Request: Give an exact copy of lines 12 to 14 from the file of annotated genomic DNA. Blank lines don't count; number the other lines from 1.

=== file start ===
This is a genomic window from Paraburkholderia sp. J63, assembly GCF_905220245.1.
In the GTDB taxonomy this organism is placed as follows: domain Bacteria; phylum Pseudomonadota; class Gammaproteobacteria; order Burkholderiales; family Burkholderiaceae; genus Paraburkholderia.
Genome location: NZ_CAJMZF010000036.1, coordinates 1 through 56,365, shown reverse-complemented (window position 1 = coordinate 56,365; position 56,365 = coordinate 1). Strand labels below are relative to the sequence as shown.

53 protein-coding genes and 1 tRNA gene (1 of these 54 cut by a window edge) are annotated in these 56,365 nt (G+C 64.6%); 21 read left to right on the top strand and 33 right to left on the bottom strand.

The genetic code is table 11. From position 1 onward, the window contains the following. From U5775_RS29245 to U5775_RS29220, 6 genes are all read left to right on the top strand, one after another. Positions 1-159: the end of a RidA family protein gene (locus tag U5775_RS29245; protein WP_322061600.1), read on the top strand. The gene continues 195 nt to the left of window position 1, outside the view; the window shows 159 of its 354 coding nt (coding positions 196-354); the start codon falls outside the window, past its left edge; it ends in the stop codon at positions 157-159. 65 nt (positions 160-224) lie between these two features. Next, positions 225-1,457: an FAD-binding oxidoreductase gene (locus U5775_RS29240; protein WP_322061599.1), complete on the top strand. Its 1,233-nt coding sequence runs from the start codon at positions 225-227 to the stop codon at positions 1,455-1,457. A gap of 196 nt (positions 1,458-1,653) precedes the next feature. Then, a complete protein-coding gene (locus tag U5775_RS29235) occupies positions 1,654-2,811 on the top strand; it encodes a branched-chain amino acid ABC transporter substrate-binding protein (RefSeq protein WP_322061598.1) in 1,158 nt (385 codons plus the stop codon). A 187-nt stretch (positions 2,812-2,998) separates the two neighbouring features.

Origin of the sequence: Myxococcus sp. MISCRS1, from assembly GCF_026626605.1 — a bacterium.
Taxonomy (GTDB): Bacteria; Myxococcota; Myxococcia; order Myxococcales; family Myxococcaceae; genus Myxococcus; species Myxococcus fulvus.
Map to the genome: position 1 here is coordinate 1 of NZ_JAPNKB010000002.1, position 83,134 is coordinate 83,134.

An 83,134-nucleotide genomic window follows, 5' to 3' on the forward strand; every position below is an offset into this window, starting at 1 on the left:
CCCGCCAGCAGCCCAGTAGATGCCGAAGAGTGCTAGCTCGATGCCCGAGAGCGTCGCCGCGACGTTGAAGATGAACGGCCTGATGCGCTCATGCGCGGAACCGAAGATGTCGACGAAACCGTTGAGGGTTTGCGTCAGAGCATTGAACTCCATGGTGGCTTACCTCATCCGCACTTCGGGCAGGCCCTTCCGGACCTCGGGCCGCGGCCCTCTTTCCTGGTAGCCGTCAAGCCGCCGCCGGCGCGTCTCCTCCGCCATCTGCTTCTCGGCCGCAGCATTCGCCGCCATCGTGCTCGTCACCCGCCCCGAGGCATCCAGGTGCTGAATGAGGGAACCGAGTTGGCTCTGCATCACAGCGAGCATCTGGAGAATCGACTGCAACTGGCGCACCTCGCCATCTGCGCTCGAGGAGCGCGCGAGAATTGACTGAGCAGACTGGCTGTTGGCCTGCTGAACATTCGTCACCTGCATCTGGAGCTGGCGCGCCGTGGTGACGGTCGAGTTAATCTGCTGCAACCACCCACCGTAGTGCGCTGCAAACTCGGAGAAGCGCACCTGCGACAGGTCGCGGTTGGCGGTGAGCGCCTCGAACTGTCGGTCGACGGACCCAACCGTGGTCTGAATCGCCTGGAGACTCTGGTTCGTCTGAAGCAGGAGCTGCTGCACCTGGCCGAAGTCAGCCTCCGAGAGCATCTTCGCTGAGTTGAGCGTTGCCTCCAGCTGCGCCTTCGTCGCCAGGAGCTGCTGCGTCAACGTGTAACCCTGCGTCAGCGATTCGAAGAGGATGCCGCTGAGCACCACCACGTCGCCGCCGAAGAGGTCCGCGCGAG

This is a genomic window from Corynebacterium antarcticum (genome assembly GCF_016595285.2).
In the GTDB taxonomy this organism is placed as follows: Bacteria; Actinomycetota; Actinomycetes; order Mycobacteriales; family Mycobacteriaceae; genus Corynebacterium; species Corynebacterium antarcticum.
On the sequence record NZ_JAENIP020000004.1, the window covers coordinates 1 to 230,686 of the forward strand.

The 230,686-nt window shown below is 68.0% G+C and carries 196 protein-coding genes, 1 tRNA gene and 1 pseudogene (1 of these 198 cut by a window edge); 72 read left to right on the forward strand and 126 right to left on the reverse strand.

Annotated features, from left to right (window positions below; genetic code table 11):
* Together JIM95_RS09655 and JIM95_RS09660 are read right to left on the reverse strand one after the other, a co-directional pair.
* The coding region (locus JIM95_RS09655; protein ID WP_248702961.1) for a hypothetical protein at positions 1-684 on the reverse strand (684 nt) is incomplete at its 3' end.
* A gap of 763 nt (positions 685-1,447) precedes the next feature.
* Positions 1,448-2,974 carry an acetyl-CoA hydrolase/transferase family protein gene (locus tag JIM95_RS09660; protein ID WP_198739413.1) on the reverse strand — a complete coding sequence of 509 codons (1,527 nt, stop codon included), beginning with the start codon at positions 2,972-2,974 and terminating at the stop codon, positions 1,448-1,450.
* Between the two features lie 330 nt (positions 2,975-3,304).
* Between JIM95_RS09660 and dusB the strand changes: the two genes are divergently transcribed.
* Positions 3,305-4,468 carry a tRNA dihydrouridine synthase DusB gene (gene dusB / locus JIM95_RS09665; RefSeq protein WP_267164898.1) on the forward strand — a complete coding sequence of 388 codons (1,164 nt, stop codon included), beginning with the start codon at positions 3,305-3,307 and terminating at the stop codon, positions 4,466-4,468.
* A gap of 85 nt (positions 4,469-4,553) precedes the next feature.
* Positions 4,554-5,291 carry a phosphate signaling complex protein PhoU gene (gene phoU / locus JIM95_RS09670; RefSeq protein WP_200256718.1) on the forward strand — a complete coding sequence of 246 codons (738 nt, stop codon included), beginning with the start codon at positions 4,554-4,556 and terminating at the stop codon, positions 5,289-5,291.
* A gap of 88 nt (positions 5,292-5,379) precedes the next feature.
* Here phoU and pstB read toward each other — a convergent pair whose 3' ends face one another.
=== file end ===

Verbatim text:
In the GTDB taxonomy this organism is placed as follows: Bacteria; Actinomycetota; Actinomycetes; order Mycobacteriales; family Mycobacteriaceae; genus Corynebacterium; species Corynebacterium antarcticum.
On the sequence record NZ_JAENIP020000004.1, the window covers coordinates 1 to 230,686 of the forward strand.

The 230,686-nt window shown below is 68.0% G+C and carries 196 protein-coding genes, 1 tRNA gene and 1 pseudogene (1 of these 198 cut by a window edge); 72 read left to right on the forward strand and 126 right to left on the reverse strand.